Trim the torso? Support the spine? Power your punch? Strong obliques do it all.
Though resistance exercises have no ability to spot-reduce, they can definitely spot-enhance, and exercises like weighted side bends or heavy Russian twists have the potential to add size and bulk where it’s not wanted. To carve a long, lean torso with all the right cuts, aim for moves that use a large range of motion such as this one, where the external obliques are the star of the show. Using the BOSU allows you to stretch the obliques by extending over the dome and works them both concentrically and eccentrically throughout the range of motion.
Form: BOSU-Ball Single-Legged Cross Crunch
- Lie faceup on the BOSU with your lower back centered on top. Place your feet on the floor hip-width apart for stability and touch your fingertips lightly behind your head with-out pulling, which can throw your spine out of alignment.
- Extend one leg out from your hip as you hold it as close to the floor as possible to stretch the rectus abdominis and obliques, and create a longer lever to increase the challenge.
- Extend back over the dome until you get a slight hyperextension in the trunk. This trains the obliques eccentrically and maximizes the range of motion.
- Exhale and pull your rib cage toward your hipbones to lift your head, shoulders and upper back o the BOSU. Exhaling decreases the pressure in your abdominal cavity and may help better engage the internal obliques.
- As you rise, draw your knee inward and rotate your torso to bring your opposite shoulder toward that knee, keeping your chest open and your elbows flared to keep the shoulders and pecs out of the picture.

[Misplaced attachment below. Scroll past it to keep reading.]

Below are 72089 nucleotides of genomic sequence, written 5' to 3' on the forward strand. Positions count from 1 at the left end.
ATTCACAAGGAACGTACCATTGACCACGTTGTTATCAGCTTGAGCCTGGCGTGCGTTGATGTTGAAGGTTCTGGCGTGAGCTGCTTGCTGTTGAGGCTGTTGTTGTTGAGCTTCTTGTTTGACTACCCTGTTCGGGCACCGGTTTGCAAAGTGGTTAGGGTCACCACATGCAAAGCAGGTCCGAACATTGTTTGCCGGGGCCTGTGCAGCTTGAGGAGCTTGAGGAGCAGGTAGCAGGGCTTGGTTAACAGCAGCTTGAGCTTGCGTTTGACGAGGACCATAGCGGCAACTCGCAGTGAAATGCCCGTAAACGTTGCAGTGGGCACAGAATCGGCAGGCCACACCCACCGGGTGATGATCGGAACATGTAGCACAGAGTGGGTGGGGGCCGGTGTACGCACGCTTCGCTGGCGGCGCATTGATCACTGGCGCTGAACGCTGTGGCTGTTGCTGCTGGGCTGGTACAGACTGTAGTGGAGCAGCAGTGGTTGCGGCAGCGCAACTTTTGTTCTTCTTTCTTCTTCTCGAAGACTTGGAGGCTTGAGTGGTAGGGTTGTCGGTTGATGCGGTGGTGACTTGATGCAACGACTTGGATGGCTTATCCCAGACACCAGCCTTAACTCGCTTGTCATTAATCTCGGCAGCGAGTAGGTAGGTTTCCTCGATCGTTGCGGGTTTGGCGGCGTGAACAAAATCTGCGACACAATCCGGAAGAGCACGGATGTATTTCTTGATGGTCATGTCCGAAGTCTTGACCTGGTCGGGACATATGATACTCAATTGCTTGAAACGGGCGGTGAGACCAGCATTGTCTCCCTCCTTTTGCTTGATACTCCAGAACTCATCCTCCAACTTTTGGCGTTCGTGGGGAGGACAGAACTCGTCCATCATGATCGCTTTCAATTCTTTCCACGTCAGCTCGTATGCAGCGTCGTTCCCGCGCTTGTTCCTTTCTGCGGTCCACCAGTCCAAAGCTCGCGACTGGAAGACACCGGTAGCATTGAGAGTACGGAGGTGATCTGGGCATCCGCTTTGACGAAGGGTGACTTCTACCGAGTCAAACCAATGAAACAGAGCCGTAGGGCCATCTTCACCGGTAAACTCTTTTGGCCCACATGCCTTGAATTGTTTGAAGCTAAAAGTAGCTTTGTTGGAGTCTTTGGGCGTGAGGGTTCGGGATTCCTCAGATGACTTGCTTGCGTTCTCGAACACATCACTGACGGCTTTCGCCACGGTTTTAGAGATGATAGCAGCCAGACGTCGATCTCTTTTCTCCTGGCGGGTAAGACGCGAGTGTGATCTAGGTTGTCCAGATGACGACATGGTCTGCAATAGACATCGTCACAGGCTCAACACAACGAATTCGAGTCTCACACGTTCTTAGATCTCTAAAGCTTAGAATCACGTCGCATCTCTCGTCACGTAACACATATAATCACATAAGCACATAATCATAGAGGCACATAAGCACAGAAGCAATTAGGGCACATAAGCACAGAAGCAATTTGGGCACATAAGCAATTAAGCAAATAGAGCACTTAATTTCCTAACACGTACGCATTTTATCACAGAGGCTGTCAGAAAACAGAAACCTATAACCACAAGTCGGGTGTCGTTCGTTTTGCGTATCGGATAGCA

- Pause briefly in the contracted position, then lower slowly to the start. Avoid bouncing on the BOSU to create momentum; maintain control to prevent synergists like the hip flexors and chest from taking over.
- If you feel this move in your hip flexors rather than your abs/obliques, squeeze your glutes and tuck your pelvis under to redirect the focus onto your core.
Sample Form Oblique Workout
Inside your body, the internal and external obliques form a natural corset, giving your midriff a big 360-degree hug. Although often tasked with bending and twisting, your obliques are also responsible for the prevention of movement to protect your spine. This exercise trains this anti-rotational strength in the hip complex and trunk to help you resist the forces of gravity.
Function: BOSU Reverse Side Plank
- Lie on your side with your feet stacked on top of the BOSU dome and your hips and shoulders stacked vertically. Rest your head on your extended arm to keep your neck aligned with your spine.
- Brace your abs, contract your quads and press down into your feet to lift your hips off the floor, raising them only until your body makes a straight line. Don’t push up any higher or you’ll go into flexion: The goal here is holding a neutral spine position against gravity.
- Engage your glutes and back and actively stiffen your legs to prevent tipping forward or backward. Rolling forward shifts the focus to the glutes, hips and back, and rolling backward shifts the emphasis to the anterior core and shoulders instead of the obliques.
- Hold and breathe for five to 10 seconds. You should be able to keep your core braced and still take in a normal breath without losing the stabilizing contraction as you hold the position. If this is too di cult, exhale as you get into the pose and take one breath halfway through. Work toward normal breathing.
- After your five- to 10-second hold, lower slowly to the start, rest briefly without breaking form, then repeat. Aim to maintain control and alignment in each phase of the move: concentric (up), isometric (hold) and eccentric (down).
Training your abs to stabilize instead of rotate means improved synergistic power between your upper and lower halves, better performance on the playing field and stronger lifts in the gym.